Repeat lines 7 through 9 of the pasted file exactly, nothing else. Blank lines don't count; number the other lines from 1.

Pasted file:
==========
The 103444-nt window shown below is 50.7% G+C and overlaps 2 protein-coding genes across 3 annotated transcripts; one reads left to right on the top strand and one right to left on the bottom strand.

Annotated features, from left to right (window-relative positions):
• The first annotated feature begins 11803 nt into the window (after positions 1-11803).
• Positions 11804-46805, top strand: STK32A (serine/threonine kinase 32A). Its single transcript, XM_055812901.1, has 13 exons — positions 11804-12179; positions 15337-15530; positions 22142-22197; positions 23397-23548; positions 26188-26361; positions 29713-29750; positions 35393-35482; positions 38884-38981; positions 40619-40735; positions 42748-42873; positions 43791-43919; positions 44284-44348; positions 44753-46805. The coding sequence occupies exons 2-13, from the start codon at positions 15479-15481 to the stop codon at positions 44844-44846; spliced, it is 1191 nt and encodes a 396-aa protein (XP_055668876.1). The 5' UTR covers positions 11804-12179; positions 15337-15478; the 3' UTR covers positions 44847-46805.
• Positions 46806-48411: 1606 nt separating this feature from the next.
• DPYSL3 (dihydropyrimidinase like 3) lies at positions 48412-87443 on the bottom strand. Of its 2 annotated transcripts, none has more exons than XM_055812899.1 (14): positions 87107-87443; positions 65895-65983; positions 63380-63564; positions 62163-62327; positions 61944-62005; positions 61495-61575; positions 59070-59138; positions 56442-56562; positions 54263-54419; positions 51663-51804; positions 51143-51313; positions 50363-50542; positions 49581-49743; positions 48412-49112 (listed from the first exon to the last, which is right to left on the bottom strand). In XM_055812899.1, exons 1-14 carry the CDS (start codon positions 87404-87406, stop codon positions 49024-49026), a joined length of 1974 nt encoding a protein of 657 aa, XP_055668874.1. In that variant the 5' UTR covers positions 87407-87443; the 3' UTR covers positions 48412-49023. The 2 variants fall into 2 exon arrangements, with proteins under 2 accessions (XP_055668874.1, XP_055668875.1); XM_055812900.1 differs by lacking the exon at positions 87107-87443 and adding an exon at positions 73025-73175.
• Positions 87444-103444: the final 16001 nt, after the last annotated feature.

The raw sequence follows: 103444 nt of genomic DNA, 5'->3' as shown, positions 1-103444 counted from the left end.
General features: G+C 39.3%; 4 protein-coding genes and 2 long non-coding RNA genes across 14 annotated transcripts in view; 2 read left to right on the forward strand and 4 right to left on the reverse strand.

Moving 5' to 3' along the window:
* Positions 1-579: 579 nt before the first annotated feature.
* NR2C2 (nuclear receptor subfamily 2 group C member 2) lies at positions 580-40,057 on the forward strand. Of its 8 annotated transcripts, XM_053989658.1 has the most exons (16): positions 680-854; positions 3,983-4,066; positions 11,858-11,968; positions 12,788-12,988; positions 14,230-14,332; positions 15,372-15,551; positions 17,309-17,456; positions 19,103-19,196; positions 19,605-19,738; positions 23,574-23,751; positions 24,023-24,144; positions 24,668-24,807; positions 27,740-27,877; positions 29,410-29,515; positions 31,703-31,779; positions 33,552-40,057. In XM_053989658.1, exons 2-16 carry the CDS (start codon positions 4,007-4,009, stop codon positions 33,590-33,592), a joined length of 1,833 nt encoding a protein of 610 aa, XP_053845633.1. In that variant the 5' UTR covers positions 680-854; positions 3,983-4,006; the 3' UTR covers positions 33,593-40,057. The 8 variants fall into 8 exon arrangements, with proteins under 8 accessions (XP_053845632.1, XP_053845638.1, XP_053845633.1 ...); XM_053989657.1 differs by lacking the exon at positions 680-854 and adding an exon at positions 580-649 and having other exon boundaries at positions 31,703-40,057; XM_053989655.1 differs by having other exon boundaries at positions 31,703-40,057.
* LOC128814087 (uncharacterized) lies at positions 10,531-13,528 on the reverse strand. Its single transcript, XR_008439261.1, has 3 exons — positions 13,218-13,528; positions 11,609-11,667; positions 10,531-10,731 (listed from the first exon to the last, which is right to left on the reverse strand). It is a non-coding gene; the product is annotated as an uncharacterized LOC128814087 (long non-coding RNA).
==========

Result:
• Positions 87444-103444: the final 16001 nt, after the last annotated feature.

The raw sequence follows: 103444 nt of genomic DNA, 5'->3' as shown, positions 1-103444 counted from the left end.
General features: G+C 39.3%; 4 protein-coding genes and 2 long non-coding RNA genes across 14 annotated transcripts in view; 2 read left to right on the forward strand and 4 right to left on the reverse strand.